Insurance: better information, advice and protection for clients
Buying insurance should be made easier and safer by amendments, voted Wednesday, to a draft update of EU rules on the information and advice offered by insurance salesmen.
MEPs amended the draft rules on sales of life and non-life insurance products and services to introduce similar information requirements and level the playing field between insurance companies and insurance “distributors” (sellers).
Before signing a contract, buyers would have to be given standard information on the type of insurance, obligations under the contract, risks insured and excluded, means of payment and premiums, in plain and easily understandable language. Buyers should also be informed of the overall cost of the contract, including advice and service charges. Insurance sellers would have to provide their identity and contact details and disclose any conflict of interest to the customer.
Furthermore, EU member states would require insurance sellers to disclose remuneration, fees, commissions and non-monetary benefits, says the text.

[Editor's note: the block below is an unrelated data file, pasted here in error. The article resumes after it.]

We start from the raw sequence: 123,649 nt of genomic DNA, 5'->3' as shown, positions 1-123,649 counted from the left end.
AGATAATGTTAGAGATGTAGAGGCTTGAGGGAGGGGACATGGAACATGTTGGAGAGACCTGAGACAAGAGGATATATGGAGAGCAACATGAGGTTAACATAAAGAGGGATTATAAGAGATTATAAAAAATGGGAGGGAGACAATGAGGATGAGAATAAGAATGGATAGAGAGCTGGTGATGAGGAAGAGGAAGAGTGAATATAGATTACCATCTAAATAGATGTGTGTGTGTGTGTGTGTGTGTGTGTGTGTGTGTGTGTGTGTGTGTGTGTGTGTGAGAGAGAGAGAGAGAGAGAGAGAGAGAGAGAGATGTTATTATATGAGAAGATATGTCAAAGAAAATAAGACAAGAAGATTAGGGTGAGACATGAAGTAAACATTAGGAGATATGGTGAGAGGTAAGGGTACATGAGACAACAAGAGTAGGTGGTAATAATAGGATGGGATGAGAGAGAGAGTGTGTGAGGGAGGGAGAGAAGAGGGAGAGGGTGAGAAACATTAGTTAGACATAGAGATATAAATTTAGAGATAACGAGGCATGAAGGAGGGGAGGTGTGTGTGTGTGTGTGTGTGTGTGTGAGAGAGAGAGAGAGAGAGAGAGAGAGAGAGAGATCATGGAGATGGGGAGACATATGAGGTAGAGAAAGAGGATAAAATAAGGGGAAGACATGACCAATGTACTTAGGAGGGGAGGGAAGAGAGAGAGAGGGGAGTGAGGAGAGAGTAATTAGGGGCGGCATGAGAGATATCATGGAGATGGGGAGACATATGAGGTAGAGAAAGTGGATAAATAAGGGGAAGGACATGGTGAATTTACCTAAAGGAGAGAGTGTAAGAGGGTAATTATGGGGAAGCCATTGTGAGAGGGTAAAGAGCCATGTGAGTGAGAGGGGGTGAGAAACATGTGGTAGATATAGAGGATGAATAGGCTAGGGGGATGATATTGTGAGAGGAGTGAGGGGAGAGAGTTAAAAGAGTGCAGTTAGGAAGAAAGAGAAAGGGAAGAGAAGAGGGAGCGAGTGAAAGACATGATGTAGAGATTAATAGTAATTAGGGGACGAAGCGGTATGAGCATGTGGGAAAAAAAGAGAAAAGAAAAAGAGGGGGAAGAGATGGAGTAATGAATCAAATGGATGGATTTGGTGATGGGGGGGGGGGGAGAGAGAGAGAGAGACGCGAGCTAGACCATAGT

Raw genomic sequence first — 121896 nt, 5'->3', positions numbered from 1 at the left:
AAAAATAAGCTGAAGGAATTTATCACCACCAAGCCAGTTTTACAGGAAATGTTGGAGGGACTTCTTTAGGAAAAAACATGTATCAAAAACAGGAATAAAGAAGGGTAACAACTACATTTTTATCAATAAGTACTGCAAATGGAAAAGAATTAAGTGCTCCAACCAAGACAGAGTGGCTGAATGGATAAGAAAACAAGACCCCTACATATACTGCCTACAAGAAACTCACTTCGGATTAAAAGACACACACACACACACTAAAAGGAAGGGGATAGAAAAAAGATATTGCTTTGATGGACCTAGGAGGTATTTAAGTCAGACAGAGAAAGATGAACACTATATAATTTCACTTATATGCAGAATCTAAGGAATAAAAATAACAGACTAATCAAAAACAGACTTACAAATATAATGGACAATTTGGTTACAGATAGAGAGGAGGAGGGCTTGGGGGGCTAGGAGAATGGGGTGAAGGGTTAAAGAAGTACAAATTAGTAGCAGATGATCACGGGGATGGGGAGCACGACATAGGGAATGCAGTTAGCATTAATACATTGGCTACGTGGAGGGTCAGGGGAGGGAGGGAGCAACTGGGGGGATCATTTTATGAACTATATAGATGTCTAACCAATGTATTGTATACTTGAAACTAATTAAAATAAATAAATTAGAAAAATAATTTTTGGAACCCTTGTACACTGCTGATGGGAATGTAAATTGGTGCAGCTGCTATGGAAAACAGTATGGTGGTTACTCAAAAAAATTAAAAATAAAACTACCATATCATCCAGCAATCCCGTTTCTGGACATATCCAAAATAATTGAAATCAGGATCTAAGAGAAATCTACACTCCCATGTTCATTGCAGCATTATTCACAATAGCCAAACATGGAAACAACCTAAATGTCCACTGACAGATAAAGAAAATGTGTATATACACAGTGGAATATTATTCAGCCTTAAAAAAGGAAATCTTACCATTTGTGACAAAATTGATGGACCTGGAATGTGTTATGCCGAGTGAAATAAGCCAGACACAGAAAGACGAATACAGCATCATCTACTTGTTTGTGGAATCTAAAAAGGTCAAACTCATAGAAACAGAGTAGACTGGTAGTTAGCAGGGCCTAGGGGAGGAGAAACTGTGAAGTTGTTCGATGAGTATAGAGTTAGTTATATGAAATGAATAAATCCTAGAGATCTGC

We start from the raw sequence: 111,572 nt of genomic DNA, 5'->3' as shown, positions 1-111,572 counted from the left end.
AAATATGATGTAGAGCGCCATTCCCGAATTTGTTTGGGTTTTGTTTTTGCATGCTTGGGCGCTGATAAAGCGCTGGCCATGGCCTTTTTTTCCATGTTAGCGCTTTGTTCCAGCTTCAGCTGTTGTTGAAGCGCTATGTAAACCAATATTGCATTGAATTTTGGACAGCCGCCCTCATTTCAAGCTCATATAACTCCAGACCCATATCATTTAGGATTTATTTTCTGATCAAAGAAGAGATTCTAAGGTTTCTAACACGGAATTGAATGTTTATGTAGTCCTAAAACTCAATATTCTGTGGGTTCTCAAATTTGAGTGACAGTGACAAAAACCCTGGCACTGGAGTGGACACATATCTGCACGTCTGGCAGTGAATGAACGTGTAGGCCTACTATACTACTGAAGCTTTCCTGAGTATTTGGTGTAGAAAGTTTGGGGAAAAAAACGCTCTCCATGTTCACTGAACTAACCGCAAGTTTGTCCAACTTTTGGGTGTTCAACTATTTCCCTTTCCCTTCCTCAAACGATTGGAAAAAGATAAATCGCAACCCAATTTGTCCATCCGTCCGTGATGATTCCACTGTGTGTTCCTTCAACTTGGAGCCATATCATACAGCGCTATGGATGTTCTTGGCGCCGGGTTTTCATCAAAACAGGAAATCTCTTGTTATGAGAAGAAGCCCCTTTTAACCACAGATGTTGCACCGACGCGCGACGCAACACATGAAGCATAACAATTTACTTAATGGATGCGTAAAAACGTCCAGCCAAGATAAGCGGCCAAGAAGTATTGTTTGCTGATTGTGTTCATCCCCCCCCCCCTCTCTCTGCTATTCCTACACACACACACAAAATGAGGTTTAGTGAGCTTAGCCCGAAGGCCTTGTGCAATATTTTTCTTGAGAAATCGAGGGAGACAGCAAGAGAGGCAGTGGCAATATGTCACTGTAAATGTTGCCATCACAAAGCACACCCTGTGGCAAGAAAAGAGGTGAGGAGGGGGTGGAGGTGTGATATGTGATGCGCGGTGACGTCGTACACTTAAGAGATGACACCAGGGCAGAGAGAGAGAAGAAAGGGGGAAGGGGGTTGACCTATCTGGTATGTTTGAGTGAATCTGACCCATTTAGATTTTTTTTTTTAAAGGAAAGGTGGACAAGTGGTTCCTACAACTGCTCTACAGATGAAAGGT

Meeting clients’ needs
All insurance distributors should be registered with a competent authority in their home member state. Their sales staff should be well trained to meet the requests and needs of buyers.
All insurance sellers would themselves have to take out insurance contracts to provide cover of at least €1,250,000 against professional negligence claims.
To protect clients against the financial inability of an insurance distributor to pay out a premium or a claim, intermediaries (brokers or sellers) would have to set up a guarantee fund or to have a permanent financial capacity amounting to 4% of the sum of all annual premiums received.
When an insurance contract is sold with other services or products as a part of a package, clients should be given an opportunity to buy its various components jointly or separately, according to their needs, and receive premium, pricing and risk information for each of the components.
Parliament voted on its amendments, but not the underlying legislation as a whole, so as to reaffirm its position while leaving open the possibility of negotiating a first-reading agreement with the Council of Ministers.
Procedure: ordinary legislative procedure, vote on amendments only